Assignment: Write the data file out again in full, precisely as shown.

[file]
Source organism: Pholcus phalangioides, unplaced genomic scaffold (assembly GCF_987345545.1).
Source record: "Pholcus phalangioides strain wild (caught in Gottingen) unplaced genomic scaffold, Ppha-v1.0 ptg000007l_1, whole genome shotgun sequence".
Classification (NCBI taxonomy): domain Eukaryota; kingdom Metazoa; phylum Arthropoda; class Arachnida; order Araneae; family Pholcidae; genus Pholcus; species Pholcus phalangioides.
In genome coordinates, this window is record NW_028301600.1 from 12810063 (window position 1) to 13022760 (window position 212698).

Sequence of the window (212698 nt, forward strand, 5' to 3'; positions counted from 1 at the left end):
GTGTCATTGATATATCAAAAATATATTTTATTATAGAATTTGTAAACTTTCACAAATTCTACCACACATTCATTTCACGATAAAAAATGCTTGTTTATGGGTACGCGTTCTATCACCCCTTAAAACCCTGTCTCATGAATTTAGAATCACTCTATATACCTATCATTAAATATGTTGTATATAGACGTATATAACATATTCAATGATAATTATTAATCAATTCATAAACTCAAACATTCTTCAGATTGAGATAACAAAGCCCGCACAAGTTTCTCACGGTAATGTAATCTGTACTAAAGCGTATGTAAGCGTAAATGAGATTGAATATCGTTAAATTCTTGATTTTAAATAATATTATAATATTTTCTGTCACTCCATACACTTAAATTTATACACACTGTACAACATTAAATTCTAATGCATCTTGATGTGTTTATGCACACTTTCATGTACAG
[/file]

Source organism: Pholcus phalangioides, unplaced genomic scaffold (assembly GCF_987345545.1).
Source record: "Pholcus phalangioides strain wild (caught in Gottingen) unplaced genomic scaffold, Ppha-v1.0 ptg000007l_1, whole genome shotgun sequence".
Classification (NCBI taxonomy): domain Eukaryota; kingdom Metazoa; phylum Arthropoda; class Arachnida; order Araneae; family Pholcidae; genus Pholcus; species Pholcus phalangioides.
In genome coordinates, this window is record NW_028301600.1 from 12810063 (window position 1) to 13022760 (window position 212698).

Sequence of the window (212698 nt, forward strand, 5' to 3'; positions counted from 1 at the left end):
GTGTCATTGATATATCAAAAATATATTTTATTATAGAATTTGTAAACTTTCACAAATTCTACCACACATTCATTTCACGATAAAAAATGCTTGTTTATGGGTACGCGTTCTATCACCCCTTAAAACCCTGTCTCATGAATTTAGAATCACTCTATATACCTATCATTAAATATGTTGTATATAGACGTATATAACATATTCAATGATAATTATTAATCAATTCATAAACTCAAACATTCTTCAGATTGAGATAACAAAGCCCGCACAAGTTTCTCACGGTAATGTAATCTGTACTAAAGCGTATGTAAGCGTAAATGAGATTGAATATCGTTAAATTCTTGATTTTAAATAATATTATAATATTTTCTGTCACTCCATACACTTAAATTTATACACACTGTACAACATTAAATTCTAATGCATCTTGATGTGTTTATGCACACTTTCATGTACAG